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by Randy Reynaldo
|Report on the 2002 Comic-Con International|
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The Comicon appeared to be, by many accounts, a great success. Early reports pegged attendance at about 70,000 -- a record number for the show that, if true, represents a remarkable 20 percent increase over the year before. As any regular attendee of the Comicon can tell you, over the past several years, the convention center has been under renovation, nearly doubling the size of the facility. Yet even with approximately 400,000 square feet of exhibition and meeting space, the show seemed just as crowded as ever. On the Saturday of the show, fire marshals reportedly temporarily stopped people from entering the convention center because the facility reached full capacity allowed by fire regulations.
Of course, there are distinct advantages and disadvantages to a show this large. On the plus side, the more the merrier. I have been attending this show now for nearly 20 years and I have often characterized it as a "circus." Excitement and energy levels are high, and even friends of mine who are not comics fans enjoy the show. This is also partly due, of course, to the show's broader focus on not just comics but popular culture. I always leave the show re-energized and looking forward to doing my own comics work.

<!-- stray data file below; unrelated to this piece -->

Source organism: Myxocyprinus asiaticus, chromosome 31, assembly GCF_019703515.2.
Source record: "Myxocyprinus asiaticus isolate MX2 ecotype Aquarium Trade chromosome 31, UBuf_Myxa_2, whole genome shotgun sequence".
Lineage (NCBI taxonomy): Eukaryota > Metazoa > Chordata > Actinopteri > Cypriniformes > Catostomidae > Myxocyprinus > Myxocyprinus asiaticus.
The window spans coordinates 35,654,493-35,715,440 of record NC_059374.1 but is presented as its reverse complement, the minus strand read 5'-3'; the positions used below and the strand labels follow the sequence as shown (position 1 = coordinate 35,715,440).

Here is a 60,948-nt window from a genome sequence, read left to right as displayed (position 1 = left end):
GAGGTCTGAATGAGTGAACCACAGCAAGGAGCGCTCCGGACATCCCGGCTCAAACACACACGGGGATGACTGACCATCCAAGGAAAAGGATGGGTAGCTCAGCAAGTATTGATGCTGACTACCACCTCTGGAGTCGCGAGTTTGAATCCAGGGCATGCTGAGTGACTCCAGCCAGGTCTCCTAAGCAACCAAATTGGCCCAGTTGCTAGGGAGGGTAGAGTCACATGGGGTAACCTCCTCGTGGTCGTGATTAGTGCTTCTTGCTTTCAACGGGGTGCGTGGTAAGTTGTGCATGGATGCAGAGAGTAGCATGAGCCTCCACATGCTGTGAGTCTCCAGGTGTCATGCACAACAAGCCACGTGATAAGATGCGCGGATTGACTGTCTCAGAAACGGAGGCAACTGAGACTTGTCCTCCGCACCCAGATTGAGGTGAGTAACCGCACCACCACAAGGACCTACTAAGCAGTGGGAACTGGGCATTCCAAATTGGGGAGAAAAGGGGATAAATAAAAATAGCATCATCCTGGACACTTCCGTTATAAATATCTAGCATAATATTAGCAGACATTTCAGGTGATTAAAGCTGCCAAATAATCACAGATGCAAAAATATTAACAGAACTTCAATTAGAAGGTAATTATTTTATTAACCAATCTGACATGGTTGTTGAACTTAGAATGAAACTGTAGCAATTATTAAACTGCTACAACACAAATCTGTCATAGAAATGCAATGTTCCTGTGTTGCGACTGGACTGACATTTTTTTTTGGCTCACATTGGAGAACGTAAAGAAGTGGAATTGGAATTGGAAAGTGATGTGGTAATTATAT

On the negative side, let's face it, the show is just so damned huge! Parking was a serious problem this year. And someone attending all four days of the show would have problems being able to thoroughly explore the entire floor and all the booths, let alone also attend all the panels that interested them. The organizers partly mitigate this problem by generally grouping similar booths together -- if you're interested in indie publishers, small press folks, or back issues, you generally knew where to go to find most of them. But it must be sensory overload for newbies.
There were also complaints that some exhibitors -- most notably the back issues dealers and small press area -- had been further "ghetto-ized" by the show and placed away from the main center of action. I must admit the location and arrangement of the small press area -- where I am traditionally placed when I exhibit -- was not very appealing to me. Still, San Diego is the largest comic-book convention in the country so it is an important venue to participate in.
Though the show was gargantuan, it was still an enjoyable experience. I look forward to attending again next year, hopefully as an exhibitor with new material!